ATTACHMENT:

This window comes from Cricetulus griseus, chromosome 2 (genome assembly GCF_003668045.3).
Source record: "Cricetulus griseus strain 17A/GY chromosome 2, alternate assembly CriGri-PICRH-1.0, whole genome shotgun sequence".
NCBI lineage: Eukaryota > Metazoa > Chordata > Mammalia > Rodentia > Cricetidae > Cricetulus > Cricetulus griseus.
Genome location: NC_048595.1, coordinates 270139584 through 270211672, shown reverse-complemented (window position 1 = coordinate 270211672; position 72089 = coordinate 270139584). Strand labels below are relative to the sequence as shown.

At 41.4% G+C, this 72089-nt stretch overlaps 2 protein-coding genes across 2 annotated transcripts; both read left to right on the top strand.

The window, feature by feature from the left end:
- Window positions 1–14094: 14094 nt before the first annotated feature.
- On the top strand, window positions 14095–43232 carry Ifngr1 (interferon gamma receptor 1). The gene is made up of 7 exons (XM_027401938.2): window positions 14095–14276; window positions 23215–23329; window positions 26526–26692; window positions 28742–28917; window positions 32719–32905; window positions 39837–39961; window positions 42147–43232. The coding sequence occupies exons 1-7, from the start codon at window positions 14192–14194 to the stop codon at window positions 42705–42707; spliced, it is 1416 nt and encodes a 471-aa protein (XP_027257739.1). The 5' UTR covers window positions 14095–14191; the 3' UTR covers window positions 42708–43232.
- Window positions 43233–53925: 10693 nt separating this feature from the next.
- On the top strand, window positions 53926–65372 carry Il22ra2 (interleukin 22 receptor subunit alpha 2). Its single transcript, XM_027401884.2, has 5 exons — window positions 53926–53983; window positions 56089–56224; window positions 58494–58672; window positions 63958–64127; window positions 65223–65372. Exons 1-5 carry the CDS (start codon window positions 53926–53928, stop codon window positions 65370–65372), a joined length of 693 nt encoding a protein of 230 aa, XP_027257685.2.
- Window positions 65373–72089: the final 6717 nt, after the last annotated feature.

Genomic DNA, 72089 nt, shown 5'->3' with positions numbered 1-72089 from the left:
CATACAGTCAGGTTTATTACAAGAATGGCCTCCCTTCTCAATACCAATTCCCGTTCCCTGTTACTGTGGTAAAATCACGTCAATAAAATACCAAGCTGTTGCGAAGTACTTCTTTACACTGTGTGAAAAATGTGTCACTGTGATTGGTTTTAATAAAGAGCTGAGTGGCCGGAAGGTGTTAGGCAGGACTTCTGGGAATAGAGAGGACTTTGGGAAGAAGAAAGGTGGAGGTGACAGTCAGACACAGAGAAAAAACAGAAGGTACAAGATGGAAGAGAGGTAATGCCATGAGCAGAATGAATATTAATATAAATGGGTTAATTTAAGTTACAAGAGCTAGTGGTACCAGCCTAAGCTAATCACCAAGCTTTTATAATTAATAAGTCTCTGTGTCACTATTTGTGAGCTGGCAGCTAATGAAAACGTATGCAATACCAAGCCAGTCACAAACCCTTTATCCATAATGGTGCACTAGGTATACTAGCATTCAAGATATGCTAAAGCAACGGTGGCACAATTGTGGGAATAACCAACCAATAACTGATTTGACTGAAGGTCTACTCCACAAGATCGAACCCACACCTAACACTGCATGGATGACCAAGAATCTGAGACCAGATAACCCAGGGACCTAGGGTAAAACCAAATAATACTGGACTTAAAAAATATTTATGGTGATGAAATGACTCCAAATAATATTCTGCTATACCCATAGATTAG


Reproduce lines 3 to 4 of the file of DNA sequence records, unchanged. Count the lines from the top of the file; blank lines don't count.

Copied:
NCBI lineage: Eukaryota > Metazoa > Chordata > Mammalia > Rodentia > Cricetidae > Cricetulus > Cricetulus griseus.
Genome location: NC_048595.1, coordinates 270139584 through 270211672, shown reverse-complemented (window position 1 = coordinate 270211672; position 72089 = coordinate 270139584). Strand labels below are relative to the sequence as shown.